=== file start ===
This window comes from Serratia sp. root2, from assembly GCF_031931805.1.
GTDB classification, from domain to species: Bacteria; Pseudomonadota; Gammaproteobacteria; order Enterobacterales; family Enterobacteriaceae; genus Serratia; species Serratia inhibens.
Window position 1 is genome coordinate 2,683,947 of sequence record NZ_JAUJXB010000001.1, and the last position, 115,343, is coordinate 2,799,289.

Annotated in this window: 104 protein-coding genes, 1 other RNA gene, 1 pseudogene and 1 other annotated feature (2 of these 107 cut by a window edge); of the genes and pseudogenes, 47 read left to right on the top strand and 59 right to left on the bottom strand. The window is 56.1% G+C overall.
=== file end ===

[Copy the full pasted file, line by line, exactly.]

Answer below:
This window comes from Serratia sp. root2, from assembly GCF_031931805.1.
GTDB classification, from domain to species: Bacteria; Pseudomonadota; Gammaproteobacteria; order Enterobacterales; family Enterobacteriaceae; genus Serratia; species Serratia inhibens.
Window position 1 is genome coordinate 2,683,947 of sequence record NZ_JAUJXB010000001.1, and the last position, 115,343, is coordinate 2,799,289.

Annotated in this window: 104 protein-coding genes, 1 other RNA gene, 1 pseudogene and 1 other annotated feature (2 of these 107 cut by a window edge); of the genes and pseudogenes, 47 read left to right on the top strand and 59 right to left on the bottom strand. The window is 56.1% G+C overall.